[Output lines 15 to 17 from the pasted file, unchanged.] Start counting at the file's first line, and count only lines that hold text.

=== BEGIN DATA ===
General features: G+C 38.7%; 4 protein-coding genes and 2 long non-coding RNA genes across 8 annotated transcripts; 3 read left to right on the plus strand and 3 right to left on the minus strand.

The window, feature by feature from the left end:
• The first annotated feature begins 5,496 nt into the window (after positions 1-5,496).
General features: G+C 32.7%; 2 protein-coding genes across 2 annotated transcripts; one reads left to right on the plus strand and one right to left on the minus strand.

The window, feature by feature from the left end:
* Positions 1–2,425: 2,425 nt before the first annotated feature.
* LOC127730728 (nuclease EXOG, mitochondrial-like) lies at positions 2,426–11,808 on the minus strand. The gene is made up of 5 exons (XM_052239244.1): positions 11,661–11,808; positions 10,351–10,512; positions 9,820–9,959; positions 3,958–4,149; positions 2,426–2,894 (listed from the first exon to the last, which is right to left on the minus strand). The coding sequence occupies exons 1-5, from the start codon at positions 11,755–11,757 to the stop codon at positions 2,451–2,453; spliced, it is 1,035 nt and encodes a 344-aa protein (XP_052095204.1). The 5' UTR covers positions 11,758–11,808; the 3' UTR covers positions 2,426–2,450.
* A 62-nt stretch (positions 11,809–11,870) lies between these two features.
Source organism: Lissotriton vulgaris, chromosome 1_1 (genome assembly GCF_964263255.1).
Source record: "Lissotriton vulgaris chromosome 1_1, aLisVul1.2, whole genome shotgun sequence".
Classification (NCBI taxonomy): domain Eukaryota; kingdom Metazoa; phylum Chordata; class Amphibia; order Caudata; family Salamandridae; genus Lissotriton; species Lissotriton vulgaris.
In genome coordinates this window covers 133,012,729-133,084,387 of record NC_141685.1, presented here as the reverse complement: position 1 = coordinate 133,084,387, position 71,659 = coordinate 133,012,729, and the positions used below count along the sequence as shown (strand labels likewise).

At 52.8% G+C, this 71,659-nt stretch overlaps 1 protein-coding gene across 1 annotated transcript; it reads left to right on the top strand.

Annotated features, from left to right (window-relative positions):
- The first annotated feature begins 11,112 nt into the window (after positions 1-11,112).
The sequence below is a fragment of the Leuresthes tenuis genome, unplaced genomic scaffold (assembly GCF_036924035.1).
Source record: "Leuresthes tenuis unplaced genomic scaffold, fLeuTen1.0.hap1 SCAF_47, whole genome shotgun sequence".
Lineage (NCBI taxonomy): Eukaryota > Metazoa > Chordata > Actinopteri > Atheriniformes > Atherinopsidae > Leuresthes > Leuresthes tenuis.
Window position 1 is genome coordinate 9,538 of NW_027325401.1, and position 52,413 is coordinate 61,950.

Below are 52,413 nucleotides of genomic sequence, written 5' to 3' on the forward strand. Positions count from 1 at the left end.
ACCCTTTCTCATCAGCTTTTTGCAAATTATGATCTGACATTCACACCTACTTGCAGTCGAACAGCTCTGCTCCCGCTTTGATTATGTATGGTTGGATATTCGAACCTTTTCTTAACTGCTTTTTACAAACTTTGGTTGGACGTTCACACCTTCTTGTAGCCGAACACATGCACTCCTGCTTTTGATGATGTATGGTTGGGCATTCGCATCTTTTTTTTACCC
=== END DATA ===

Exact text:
- The first annotated feature begins 11,112 nt into the window (after positions 1-11,112).
The sequence below is a fragment of the Leuresthes tenuis genome, unplaced genomic scaffold (assembly GCF_036924035.1).
Source record: "Leuresthes tenuis unplaced genomic scaffold, fLeuTen1.0.hap1 SCAF_47, whole genome shotgun sequence".